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Amazon Web Services coming to RMU

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Malyk Johnson

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Robert Morris University became the first member of the Amazon Web Services program over the summer, and Jameela Al Jaroodi, associate professor of software engineering, and Natalya Goreva, assistant professor of computer and information systems, are both undergoing training courses that will certify them to teach courses using AWS at RMU.

The training courses are online courses that last four hours long for five days a week for two weeks, and then the professors will prepare for a certification exam. The two-week courses will cover basic concepts of cloud computing, the technologies being used and how to set up and how to operate AWS based technologies and software programs.

“We log onto Amazon Console, it’s called. It’s a virtual account. It is just for training services,” said Goreva. “We can see an account and we can add and modify and play with different Amazon cloud services, such as data storage and programming servers.”

Robert Morris University will need to offer at least one course every year, taught by a professor who is certified. The courses will use the same models Jaroodi and Goreva are participating in during their training. Jaroodi currently thinks the course would do well as an elective course here at RMU.

“As a computer science software engineer, I see this as a specialized course. When we offer this for other students, it is going to be something that I would prefer for this to be optional. It opens up a certain market,” said Jaroodi. “It is going to be attractive for quite a few employers, but still, being well-trained in the overall field is important, so what we are trying to do now is look into the best ways to incorporate this into the program without compromising the program.”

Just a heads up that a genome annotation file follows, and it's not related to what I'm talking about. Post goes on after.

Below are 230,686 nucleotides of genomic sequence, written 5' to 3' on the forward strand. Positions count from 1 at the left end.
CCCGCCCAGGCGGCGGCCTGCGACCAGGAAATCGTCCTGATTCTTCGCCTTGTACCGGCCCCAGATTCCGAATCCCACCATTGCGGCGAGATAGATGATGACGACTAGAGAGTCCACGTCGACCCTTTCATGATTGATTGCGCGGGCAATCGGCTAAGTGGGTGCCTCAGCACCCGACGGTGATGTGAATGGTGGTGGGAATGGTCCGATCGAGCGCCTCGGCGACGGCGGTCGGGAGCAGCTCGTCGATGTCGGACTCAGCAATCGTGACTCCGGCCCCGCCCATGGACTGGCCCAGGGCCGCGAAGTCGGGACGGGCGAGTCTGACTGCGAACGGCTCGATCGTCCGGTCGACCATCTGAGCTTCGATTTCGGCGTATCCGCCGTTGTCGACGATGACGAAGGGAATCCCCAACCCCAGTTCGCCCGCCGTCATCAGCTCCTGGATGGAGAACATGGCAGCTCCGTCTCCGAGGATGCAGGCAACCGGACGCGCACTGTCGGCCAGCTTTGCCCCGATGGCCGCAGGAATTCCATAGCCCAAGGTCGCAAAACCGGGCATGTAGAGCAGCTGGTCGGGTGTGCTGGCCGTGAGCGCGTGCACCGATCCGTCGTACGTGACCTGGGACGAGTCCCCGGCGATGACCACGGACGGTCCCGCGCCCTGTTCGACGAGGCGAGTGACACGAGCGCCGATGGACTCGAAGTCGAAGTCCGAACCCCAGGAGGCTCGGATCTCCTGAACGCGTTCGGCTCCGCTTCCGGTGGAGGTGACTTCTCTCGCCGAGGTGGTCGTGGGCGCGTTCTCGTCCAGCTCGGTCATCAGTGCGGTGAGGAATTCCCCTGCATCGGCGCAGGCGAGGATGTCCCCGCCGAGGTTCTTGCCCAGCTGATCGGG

Goreva has already used AWS products before in her classrooms to teach students a real-life program and offer a way to give the students the ability to work remotely. Joining the program allows her to offer her students more hands-on experiences through models and experiments directly from AWS.

“I already was using their services. When I started, I got an advanced programming course and I really wanted to show students the real client-server programming architecture. So I wanted a server and I wanted for them to be able to connect to it,” said Goreva. “After I got my account and was able to access my server, and it turned out really great because my students can log into the server from any location through the university VPN.”

For more information on Robert Morris University’s computer information science programs click here. For more information on Robert Morris University’s engineering programs click here.

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